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This is probably an easy question:

A local martingale is an adapted, cadlag process for which there is an increasing sequence of stopping times (going to $\infty$) such that the stopped process is a uniformly integrable martingale for each $n$.

This implies that each component is a local martingale.

Question: Is the converse also true? I.e. you have $M^1$ and $M^2$ as local martingales, is then also $(M^1,M^2)^\top$ a local martingale?

I don't think this is true. How would you construct such a sequence of stopping times that satisfies the definition above for all components? I'll think about a counterexample, but maybe someone knows better.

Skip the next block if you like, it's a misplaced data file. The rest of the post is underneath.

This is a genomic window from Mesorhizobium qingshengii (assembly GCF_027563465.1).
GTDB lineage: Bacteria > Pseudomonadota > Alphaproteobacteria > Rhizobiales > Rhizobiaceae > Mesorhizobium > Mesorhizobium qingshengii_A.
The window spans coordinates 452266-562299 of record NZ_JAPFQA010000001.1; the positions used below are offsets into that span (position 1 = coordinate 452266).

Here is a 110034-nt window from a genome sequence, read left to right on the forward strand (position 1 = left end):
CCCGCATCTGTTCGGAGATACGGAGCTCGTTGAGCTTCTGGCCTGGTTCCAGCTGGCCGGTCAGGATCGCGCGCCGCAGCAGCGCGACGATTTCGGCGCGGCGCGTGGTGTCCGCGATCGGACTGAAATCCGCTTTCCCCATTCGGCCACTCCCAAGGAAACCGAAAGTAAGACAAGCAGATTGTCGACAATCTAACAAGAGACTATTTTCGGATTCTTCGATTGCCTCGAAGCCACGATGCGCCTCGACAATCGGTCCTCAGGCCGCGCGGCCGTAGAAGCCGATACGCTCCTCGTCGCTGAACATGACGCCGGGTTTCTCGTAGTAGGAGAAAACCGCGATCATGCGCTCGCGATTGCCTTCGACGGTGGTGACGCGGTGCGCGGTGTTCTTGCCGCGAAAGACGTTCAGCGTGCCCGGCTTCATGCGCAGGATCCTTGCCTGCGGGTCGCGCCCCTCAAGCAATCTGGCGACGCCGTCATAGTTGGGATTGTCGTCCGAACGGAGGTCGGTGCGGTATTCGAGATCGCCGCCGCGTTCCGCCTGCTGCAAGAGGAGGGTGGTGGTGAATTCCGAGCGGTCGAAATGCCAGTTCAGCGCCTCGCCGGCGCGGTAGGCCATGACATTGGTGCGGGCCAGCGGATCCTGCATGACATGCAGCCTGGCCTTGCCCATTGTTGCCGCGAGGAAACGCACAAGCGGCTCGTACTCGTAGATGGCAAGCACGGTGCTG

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if $\tau_i, T_i$ work for the two processes, why not $\tau_i \wedge T_i$ ? – mike Nov 13 '12 at 14:56
Well, how do you know that the min of the two makes both a uniformly integrable martingale? This is in my view precisely the problem! – user13655 Nov 13 '12 at 15:05
because it is u.i. up to $\tau_1$, so it is automatically u.i. up to $\tau_1 \wedge T_1$, just because the latter is smaller. – mike Nov 13 '12 at 16:12
@ user13655 : A remark although the definition asserts that the stopped processes are u.i. martingales, if the stopped processes are martingales then are u.i. martingales. So often the definition is given with only the property that the stopped processes are martingales. Best regards – TheBridge Nov 13 '12 at 16:31

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